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Boy’s torture sparks crime debate in Georgia

by | Sep 5, 2014
Arveladze_iron_torture_Cropped

A four-year old boy was tortured with an iron in a village in western Georgia Wednesday. (Interpressnews.)

TBILISI, DFWatch–The torture of a 4-year old boy in a village in western Georgia has shocked Georgians and made many question official statistics indicating a significant decrease in crime.

Two days ago, Ketevan Arveladze was at home alone with her 4-year old when masked persons attacked them and demanded money.

Arveladze_crime_victim_Rustavi-2_Cropped

The boy’s mother, Ketavan Arveladze, was cut in the face with a razor after she refused to give the attackers money. (Rustavi 2.)

Arveladze resisted, and then the attackers burned her son’s hands with an iron and cut her face. They took some gold jewellery.

Police detained a suspect soon after the incident and said there were three attackers who broke into the Arveladze house, threatening to kill them if they didn’t surrender their money. The investigation has established the identities of all three attackers and the search for the remaining two is continuing.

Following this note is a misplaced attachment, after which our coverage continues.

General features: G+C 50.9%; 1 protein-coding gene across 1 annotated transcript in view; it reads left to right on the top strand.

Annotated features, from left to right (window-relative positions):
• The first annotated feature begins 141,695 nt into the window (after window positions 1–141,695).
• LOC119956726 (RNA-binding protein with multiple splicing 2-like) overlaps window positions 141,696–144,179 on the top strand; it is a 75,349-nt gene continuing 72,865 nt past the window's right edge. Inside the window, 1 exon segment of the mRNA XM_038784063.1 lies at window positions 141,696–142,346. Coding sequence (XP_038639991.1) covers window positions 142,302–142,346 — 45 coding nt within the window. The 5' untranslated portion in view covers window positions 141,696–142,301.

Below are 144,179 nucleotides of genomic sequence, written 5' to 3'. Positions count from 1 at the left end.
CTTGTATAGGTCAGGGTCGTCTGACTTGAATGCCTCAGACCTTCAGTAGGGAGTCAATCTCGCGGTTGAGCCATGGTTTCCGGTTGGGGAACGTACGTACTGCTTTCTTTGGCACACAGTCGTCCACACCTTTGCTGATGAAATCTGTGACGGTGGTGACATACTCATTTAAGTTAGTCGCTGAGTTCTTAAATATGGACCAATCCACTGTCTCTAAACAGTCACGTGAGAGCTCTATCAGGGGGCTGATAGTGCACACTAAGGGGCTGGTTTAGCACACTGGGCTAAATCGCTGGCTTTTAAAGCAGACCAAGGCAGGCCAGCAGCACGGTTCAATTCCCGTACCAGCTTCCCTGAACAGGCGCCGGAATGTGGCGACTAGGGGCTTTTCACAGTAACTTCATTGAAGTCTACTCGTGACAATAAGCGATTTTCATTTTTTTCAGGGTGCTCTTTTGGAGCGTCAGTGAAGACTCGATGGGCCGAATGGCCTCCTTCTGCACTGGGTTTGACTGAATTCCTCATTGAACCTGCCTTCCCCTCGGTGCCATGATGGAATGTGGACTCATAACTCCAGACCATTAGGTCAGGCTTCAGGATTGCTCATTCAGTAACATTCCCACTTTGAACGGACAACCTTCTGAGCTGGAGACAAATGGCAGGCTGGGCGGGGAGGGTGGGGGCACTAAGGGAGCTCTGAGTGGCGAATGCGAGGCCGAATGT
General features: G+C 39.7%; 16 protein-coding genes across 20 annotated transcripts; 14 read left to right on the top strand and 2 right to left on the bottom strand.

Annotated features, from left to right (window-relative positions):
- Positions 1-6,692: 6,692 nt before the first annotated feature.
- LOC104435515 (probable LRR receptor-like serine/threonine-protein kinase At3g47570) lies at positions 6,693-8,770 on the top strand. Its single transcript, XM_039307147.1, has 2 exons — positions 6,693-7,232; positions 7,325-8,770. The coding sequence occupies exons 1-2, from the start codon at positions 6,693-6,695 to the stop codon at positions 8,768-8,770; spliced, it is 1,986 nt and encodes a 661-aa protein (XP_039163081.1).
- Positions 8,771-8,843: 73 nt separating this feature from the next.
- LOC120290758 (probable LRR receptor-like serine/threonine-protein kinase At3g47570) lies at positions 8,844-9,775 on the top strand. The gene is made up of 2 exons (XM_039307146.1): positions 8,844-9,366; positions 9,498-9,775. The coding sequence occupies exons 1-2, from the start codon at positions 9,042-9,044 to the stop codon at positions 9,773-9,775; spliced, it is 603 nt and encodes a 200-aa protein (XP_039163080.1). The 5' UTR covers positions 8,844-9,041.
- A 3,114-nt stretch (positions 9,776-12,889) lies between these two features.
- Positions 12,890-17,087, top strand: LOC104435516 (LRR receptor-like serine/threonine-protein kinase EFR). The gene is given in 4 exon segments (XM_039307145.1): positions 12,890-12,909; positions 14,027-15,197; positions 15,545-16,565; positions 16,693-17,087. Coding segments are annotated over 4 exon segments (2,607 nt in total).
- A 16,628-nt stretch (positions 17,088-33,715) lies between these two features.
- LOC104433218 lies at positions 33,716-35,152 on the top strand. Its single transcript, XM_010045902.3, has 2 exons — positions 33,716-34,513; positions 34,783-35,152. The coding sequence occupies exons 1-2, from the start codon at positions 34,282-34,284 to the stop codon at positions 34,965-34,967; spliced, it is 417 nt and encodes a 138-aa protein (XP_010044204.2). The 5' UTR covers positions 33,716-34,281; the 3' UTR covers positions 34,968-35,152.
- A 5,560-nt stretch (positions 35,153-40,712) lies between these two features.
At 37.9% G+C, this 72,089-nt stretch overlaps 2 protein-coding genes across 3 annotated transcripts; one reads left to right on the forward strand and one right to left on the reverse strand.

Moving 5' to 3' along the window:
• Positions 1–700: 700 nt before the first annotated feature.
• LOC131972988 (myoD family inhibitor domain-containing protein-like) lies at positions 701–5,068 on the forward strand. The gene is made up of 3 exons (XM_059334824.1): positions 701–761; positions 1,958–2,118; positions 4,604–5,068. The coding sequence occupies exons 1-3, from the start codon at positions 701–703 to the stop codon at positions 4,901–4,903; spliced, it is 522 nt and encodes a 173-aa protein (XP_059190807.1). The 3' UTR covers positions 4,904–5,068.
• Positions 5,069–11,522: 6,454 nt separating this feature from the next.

The incident has set off another debate about what the real level of crime is in Georgia. According to the most recent data, published by the Interior Ministry on August 15, there was registered 15,064 crimes in the first seven months of 2014. This is a 17.09 percent reduction, compared to the same period last year.

But many even from Georgian Dream coalition distrust these statistics and question the effectiveness of the 27-year-old interior minister, with the National Movement party calling for his dismissal.

On Friday, police detained a suspect in the fatal shooting of 25-year old Lasha Makharadze in Tbilisi on September 2. Makharadze initially survived, but died later in hospital. The suspect turned out to be a person who was convicted of murdering Levan Talakvade in 2010, a crime which he was sentenced to 13 years in jail for, but he was later pardoned by the pardon commission.

For the last few weeks, there has been more media reports of murders and crime. In late August and early September, at least 11 people were killed and 13 injured in Georgia. This is going by the media reports only; the real number may have been higher. Most of the murders took place in Tbilisi.